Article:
Ancaster – My Top 6 Picks

Ancaster, Ontario – My Top 6 Picks

The earliest European settlers to arrive and clear land in the mid-18th century in what would eventually become Ancaster were made up of American farmers traveling north searching for arable land, French-speaking fur traders, and British immigrants.  Also arriving into this area around 1787 with the incentive of inexpensive land grants were the United Empire Loyalists loyal to the British crown who were fleeing from the United States after the 1776 American War of Independence.  Britain’s promise of free land brought many people who did not exhibit the same loyalty to the crown as the Loyalists. This eventually led to a series of defections, accusations and treasonous acts during the War of 1812 that precipitated the largest mass hangings in Canadian history, the so-called Bloody Assizes whose trial took place in Ancaster in 1814.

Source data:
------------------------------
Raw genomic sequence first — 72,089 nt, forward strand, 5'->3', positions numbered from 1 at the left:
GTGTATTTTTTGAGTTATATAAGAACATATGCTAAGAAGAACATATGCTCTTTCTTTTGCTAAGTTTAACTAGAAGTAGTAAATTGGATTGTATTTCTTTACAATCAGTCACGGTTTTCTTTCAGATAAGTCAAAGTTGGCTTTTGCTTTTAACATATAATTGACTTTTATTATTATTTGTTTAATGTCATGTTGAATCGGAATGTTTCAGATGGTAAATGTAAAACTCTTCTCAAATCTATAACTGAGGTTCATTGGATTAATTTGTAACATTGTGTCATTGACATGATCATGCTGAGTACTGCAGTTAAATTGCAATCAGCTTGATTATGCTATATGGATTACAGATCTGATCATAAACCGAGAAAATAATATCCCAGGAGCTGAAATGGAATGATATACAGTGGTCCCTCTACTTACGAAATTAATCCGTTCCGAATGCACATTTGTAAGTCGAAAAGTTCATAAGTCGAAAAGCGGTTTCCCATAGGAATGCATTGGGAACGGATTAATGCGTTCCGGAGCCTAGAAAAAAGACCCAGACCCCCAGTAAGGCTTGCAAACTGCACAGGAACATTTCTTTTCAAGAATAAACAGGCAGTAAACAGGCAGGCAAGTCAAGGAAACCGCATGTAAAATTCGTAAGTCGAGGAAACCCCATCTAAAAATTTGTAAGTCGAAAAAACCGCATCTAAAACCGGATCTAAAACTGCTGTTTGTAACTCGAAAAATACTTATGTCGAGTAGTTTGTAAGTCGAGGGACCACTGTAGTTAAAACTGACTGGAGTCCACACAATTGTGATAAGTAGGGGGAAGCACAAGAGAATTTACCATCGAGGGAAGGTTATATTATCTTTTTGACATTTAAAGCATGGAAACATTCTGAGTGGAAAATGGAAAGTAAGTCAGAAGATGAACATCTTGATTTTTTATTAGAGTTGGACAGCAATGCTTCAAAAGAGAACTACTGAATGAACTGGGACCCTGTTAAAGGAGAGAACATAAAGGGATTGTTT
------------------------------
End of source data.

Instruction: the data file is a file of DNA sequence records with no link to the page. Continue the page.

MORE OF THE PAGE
#535 – Gothic Revival style with center gable

Wilson Street – limestone building, gingerbread trim, second floor verandah

375 Wilson Street East – Rousseau House – built in 1838 by George Brock Rousseau, postmaster of Ancaster for ten years

311 Wilson Street East – Italianate, belvedere, paired cornice brackets

117 Wilson Street West – c. 1855 – Gothic Revival, two-storey red brick house, verge board trim and finials on gables, corner quoins, bay windows

Wilson Street West – two-storey red brick, second floor balcony under gable which has stenciling on the verge board trim, dormer, bric-a-brac on lower porch